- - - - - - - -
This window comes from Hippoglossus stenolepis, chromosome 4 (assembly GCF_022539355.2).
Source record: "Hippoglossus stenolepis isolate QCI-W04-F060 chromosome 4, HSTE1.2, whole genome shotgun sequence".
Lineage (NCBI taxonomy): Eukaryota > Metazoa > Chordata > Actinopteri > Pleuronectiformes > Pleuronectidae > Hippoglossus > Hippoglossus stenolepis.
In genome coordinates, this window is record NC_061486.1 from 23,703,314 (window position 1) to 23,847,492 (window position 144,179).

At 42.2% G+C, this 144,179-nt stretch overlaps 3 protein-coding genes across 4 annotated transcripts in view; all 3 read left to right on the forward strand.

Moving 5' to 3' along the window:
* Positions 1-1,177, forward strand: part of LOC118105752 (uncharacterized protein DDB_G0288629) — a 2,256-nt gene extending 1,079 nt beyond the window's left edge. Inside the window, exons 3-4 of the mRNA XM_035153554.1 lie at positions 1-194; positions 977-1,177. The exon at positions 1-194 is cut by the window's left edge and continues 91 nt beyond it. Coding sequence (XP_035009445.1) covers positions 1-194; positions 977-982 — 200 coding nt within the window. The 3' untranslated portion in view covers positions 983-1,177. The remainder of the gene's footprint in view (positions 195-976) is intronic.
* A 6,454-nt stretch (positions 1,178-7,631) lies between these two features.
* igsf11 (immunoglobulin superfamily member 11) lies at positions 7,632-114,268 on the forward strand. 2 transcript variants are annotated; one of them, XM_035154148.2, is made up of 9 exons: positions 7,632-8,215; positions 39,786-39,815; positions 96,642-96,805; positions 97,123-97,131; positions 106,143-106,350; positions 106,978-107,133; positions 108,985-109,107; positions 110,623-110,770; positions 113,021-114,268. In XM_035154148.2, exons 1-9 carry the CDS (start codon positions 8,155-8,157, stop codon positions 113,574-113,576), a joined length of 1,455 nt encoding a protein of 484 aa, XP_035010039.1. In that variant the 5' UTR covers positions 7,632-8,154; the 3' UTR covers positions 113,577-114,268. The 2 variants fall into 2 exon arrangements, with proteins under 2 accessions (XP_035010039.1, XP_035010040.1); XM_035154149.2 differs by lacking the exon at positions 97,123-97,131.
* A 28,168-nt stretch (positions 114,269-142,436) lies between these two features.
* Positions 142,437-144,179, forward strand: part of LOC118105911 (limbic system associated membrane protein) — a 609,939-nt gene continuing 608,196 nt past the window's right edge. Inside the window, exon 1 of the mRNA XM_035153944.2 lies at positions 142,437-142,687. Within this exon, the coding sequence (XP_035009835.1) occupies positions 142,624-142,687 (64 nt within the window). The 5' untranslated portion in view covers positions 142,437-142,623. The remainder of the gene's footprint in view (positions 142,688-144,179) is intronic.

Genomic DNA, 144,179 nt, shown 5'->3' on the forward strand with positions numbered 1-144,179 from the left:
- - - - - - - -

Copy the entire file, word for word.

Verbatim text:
This window comes from Hippoglossus stenolepis, chromosome 4 (assembly GCF_022539355.2).
Source record: "Hippoglossus stenolepis isolate QCI-W04-F060 chromosome 4, HSTE1.2, whole genome shotgun sequence".
Lineage (NCBI taxonomy): Eukaryota > Metazoa > Chordata > Actinopteri > Pleuronectiformes > Pleuronectidae > Hippoglossus > Hippoglossus stenolepis.
In genome coordinates, this window is record NC_061486.1 from 23,703,314 (window position 1) to 23,847,492 (window position 144,179).

At 42.2% G+C, this 144,179-nt stretch overlaps 3 protein-coding genes across 4 annotated transcripts in view; all 3 read left to right on the forward strand.

Moving 5' to 3' along the window:
* Positions 1-1,177, forward strand: part of LOC118105752 (uncharacterized protein DDB_G0288629) — a 2,256-nt gene extending 1,079 nt beyond the window's left edge. Inside the window, exons 3-4 of the mRNA XM_035153554.1 lie at positions 1-194; positions 977-1,177. The exon at positions 1-194 is cut by the window's left edge and continues 91 nt beyond it. Coding sequence (XP_035009445.1) covers positions 1-194; positions 977-982 — 200 coding nt within the window. The 3' untranslated portion in view covers positions 983-1,177. The remainder of the gene's footprint in view (positions 195-976) is intronic.
* A 6,454-nt stretch (positions 1,178-7,631) lies between these two features.
* igsf11 (immunoglobulin superfamily member 11) lies at positions 7,632-114,268 on the forward strand. 2 transcript variants are annotated; one of them, XM_035154148.2, is made up of 9 exons: positions 7,632-8,215; positions 39,786-39,815; positions 96,642-96,805; positions 97,123-97,131; positions 106,143-106,350; positions 106,978-107,133; positions 108,985-109,107; positions 110,623-110,770; positions 113,021-114,268. In XM_035154148.2, exons 1-9 carry the CDS (start codon positions 8,155-8,157, stop codon positions 113,574-113,576), a joined length of 1,455 nt encoding a protein of 484 aa, XP_035010039.1. In that variant the 5' UTR covers positions 7,632-8,154; the 3' UTR covers positions 113,577-114,268. The 2 variants fall into 2 exon arrangements, with proteins under 2 accessions (XP_035010039.1, XP_035010040.1); XM_035154149.2 differs by lacking the exon at positions 97,123-97,131.
* A 28,168-nt stretch (positions 114,269-142,436) lies between these two features.
* Positions 142,437-144,179, forward strand: part of LOC118105911 (limbic system associated membrane protein) — a 609,939-nt gene continuing 608,196 nt past the window's right edge. Inside the window, exon 1 of the mRNA XM_035153944.2 lies at positions 142,437-142,687. Within this exon, the coding sequence (XP_035009835.1) occupies positions 142,624-142,687 (64 nt within the window). The 5' untranslated portion in view covers positions 142,437-142,623. The remainder of the gene's footprint in view (positions 142,688-144,179) is intronic.

Genomic DNA, 144,179 nt, shown 5'->3' on the forward strand with positions numbered 1-144,179 from the left: